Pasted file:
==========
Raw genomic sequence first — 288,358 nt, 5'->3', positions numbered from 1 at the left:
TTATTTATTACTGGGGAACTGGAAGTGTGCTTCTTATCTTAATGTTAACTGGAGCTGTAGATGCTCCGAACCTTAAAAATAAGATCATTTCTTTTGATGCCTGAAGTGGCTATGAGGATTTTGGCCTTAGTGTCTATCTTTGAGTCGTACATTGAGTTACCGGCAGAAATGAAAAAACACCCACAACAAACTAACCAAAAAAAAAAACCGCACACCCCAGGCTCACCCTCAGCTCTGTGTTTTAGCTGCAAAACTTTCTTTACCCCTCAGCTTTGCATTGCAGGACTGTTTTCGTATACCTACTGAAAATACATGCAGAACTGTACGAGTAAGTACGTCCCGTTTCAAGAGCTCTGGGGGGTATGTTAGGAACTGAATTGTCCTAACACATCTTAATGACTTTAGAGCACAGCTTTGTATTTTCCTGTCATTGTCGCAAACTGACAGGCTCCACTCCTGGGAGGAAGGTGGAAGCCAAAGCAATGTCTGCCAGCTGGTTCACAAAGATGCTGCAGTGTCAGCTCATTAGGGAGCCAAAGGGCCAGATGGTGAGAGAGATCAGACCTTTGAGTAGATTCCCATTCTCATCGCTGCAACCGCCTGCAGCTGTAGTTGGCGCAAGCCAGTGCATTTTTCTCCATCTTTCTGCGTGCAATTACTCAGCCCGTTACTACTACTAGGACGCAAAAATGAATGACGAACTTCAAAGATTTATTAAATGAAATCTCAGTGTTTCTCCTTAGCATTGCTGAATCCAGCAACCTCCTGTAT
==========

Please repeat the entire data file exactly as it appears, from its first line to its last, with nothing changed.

Raw genomic sequence first — 288,358 nt, 5'->3', positions numbered from 1 at the left:
TTATTTATTACTGGGGAACTGGAAGTGTGCTTCTTATCTTAATGTTAACTGGAGCTGTAGATGCTCCGAACCTTAAAAATAAGATCATTTCTTTTGATGCCTGAAGTGGCTATGAGGATTTTGGCCTTAGTGTCTATCTTTGAGTCGTACATTGAGTTACCGGCAGAAATGAAAAAACACCCACAACAAACTAACCAAAAAAAAAAACCGCACACCCCAGGCTCACCCTCAGCTCTGTGTTTTAGCTGCAAAACTTTCTTTACCCCTCAGCTTTGCATTGCAGGACTGTTTTCGTATACCTACTGAAAATACATGCAGAACTGTACGAGTAAGTACGTCCCGTTTCAAGAGCTCTGGGGGGTATGTTAGGAACTGAATTGTCCTAACACATCTTAATGACTTTAGAGCACAGCTTTGTATTTTCCTGTCATTGTCGCAAACTGACAGGCTCCACTCCTGGGAGGAAGGTGGAAGCCAAAGCAATGTCTGCCAGCTGGTTCACAAAGATGCTGCAGTGTCAGCTCATTAGGGAGCCAAAGGGCCAGATGGTGAGAGAGATCAGACCTTTGAGTAGATTCCCATTCTCATCGCTGCAACCGCCTGCAGCTGTAGTTGGCGCAAGCCAGTGCATTTTTCTCCATCTTTCTGCGTGCAATTACTCAGCCCGTTACTACTACTAGGACGCAAAAATGAATGACGAACTTCAAAGATTTATTAAATGAAATCTCAGTGTTTCTCCTTAGCATTGCTGAATCCAGCAACCTCCTGTAT